Following the publications of Massacres of the Mountains and Indiana: A Redemption from Slavery, Dunn continued to research and write about other state and local history topics. While he remained a part-time historian, Dunn wrote for and edited several Indiana Historical Society publications and contributed articles to other scholarly journals.[34] In The Word Hoosier, published in 1907, Dunn detailed his extensive research into the origin of the word as a term for citizens of Indiana.[35] He also wrote biographical material for publications such as Men of Progress: Indiana, published in 1899, and Memorial and Genealogical Record of Representative Citizens of Indiana, published in 1912.[34]

Dunn's career as a newspaper journalist, his primary source of income, gave him the opportunity to write about state and local politics.[36] As a political writer for the Democratic State Central Committee, Dunn wrote Seven Percent Off: What the Democratic Party Demands from the Protection Monopolists in 1888.[37] Dunn also contributed articles to the Indianapolis Sentinel, Indianapolis News, Indianapolis Star, and the Indianapolis Times.[38] Dunn used his "considerable writing skills" to support Indiana's Democratic party politics.[39]

Dunn's two-volume book, Greater Indianapolis: The History, the Industries, the Institutions, and the People of a City of Homes, published In 1910, is considered to be his greatest work. It remains a valuable resource for those interested in the city’s development.[40] While the first volume is an "intelligently written, well-researched" local history, the second volume consists of "standard biographies of notable Indianapolis residents.[41] Greater Indianapolis, along with his five-volume Indiana and Indianans: A History of Aboriginal and Territorial Indiana and the Century of Statehood, published in 1919, are still considered "indispensable sources" for studying Indiana history.[42]

In addition to the history of Indiana, Dunn remained interested in Native American history. From his time in Colorado, Dunn continued to collect information on American Indians. His research on tribes in Indiana first appeared in articles for the Indianapolis News and was later published in a book, True Indiana Stories, in 1908.[43] In addition, Dunn was passionate about preservation of Native American languages, especially Potawatomi, Shawnee, and Miami.[44] In his other notable twentieth-century work, the compilation of a Miami-English filecard dictionary of the Miami-Illinois language, commissioned by the Bureau of American Ethnology, Dunn worked with several different speakers of the language in Indiana and Oklahoma.[16][45][46] Three sections of the dictionary were completed before the bureau ended its support of the project, but Dunn continued work on the manuscript of the Miami dictionary, which is part of the Indiana State Library's collections and remains a "valuable resource" for researchers.[47]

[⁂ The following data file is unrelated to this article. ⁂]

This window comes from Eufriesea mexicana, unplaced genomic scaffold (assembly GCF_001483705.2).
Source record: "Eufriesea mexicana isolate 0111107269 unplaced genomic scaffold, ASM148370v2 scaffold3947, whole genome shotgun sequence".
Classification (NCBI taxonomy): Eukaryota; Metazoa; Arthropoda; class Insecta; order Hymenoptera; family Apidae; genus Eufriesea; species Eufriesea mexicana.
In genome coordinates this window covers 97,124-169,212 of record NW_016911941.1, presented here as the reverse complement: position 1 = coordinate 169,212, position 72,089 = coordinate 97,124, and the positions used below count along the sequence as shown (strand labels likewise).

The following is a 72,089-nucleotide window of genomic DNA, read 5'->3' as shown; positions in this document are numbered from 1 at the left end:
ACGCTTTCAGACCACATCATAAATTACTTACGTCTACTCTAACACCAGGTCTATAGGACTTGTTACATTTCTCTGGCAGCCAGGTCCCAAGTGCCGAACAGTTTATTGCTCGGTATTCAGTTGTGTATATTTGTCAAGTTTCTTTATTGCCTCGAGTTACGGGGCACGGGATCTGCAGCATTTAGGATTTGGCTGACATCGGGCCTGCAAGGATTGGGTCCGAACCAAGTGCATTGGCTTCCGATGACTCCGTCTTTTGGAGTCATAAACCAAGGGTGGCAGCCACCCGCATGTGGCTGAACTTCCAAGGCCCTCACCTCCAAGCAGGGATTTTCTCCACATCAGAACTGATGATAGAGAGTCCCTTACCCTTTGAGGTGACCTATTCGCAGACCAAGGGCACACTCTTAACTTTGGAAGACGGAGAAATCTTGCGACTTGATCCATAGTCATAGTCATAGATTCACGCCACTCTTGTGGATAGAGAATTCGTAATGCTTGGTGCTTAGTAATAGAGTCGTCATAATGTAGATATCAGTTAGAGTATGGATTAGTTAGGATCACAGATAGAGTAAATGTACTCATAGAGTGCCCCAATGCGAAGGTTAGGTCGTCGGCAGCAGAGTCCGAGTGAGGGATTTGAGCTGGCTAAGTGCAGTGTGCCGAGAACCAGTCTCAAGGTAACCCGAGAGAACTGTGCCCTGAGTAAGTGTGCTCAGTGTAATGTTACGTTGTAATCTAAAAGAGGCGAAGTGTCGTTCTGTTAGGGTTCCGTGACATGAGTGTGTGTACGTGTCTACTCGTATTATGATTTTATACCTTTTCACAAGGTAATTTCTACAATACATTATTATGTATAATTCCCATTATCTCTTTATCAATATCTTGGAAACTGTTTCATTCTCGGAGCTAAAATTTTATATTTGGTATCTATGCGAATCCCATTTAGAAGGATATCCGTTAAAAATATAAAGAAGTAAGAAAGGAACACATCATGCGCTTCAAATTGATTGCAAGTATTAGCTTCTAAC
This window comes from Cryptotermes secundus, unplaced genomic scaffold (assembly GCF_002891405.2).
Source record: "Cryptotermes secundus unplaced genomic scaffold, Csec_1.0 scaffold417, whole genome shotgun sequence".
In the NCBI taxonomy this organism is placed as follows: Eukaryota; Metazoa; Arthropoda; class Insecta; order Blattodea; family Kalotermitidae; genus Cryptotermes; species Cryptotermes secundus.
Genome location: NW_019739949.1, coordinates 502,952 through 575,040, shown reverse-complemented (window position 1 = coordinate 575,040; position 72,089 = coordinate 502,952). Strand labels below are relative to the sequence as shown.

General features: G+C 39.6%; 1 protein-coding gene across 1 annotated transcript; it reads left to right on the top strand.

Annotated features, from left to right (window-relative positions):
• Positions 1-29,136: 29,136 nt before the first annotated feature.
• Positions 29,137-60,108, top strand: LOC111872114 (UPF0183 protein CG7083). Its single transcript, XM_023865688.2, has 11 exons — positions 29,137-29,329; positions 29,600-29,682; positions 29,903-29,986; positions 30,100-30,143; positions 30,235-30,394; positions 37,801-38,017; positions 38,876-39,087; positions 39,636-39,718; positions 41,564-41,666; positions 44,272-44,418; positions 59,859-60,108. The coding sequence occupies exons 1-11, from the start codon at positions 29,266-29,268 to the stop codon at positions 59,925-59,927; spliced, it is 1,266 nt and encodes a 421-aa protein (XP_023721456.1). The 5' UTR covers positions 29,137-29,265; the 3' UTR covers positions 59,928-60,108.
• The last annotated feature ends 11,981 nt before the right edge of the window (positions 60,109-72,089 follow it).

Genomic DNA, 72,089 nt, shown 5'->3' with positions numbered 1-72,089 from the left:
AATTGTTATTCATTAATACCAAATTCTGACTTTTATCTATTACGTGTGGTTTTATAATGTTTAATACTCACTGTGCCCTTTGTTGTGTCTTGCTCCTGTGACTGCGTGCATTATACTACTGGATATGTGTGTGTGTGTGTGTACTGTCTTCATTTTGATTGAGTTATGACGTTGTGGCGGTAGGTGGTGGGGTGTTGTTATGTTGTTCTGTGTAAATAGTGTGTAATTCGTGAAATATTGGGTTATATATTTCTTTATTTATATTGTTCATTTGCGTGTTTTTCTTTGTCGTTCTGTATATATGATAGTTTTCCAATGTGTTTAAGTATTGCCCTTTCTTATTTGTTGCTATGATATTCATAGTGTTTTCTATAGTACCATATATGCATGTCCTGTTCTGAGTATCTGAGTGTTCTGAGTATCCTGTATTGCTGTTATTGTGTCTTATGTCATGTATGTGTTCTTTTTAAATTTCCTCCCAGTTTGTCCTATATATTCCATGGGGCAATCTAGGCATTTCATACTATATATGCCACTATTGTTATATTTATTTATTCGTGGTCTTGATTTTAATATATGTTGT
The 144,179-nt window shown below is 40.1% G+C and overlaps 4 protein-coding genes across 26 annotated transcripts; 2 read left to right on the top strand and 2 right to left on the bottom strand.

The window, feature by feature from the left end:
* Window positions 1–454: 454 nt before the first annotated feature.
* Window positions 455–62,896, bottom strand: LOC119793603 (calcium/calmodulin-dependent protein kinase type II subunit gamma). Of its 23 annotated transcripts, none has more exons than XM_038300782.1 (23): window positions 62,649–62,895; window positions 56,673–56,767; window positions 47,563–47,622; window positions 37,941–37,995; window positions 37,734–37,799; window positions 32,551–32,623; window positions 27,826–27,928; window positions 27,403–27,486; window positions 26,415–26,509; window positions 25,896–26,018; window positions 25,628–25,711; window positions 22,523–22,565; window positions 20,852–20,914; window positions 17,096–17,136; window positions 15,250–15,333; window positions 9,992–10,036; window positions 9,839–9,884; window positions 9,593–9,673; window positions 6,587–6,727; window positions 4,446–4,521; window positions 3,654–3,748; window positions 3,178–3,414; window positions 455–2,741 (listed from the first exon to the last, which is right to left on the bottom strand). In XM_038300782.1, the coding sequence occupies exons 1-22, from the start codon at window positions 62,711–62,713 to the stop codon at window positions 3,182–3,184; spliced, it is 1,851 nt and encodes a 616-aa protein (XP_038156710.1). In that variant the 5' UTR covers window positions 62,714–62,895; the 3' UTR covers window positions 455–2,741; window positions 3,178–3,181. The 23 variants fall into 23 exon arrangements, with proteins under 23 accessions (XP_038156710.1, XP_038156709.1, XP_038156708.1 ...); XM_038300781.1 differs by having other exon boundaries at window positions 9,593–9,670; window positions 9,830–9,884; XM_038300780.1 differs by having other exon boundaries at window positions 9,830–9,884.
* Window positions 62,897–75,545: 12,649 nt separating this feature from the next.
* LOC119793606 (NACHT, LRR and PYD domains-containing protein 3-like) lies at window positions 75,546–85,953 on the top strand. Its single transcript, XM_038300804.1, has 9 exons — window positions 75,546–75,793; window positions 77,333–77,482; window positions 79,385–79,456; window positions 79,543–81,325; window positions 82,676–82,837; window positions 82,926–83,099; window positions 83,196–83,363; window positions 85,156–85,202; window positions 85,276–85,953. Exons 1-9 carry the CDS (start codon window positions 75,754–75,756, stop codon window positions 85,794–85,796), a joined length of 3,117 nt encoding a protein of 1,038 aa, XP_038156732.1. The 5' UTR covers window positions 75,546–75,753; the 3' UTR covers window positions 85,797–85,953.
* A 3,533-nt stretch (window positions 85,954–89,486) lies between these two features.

In 1916 Dunn tried to establish a national Society for the Preservation of Indian Languages, but his efforts were unsuccessful.[48] Even though this effort failed, he continued to write about Indiana's Native American heritage. After the National Research Council, Division of Anthropology and Psychology, encouraged efforts to conduct archaeological surveys in Indiana, Illinois, Iowa, and Missouri, Dunn served on an Indiana committee that urged the Indiana General Assembly to establish a research project under the direction of the Indiana Conservation Commission (known today as the Indiana Department of Natural Resources).[49]

Later years[edit]

While in his sixties, Dunn traveled to Hispaniola for two months in 1921, visiting Haiti and Santo Domingo to evaluate the area's mineral resources and hoping to identify profitable manganese mines for a group of American investors. He was not successful in finding sufficient deposits of manganese or gold.[50] Returning to the United States in early 1922, Dunn wrote about his Haitian adventures as well as his studies of the island’s dialects and voodoo cult.[51]

In 1922 Samuel M. Ralston, the newly elected U.S. Senator from Indiana, chose Dunn as his private secretary for his office in Washington, D.C.[52] While serving as Ralston's chief aide, Dunn became ill from a tropical disease he contracted on his trip to Haiti that made him prone to jaundice. Dunn had to return home to Indianapolis.[53] He died on June 6, 1924.[5] Dunn is buried in Crown Hill Cemetery in Indianapolis.[54]

Legacy[edit]

As a political reformer, some claim Dunn was an example of a blend between a secular evangelist and progressive, while others believe he was more of a "'hide-bound' partisan".[45] Working behind the scenes in Indiana politics, Dunn worked to secure honest elections in the state through adoption of new ballot laws and a proposal for a new state constitution. In addition, he was an advisor to Hoosier democrats such as Indiana's governor Thomas R. Marshall and U.S. Senator Samuel M. Ralston. At the same time, he combined lifelong interests in politics and history by writing several memorable books on Indiana history.[55]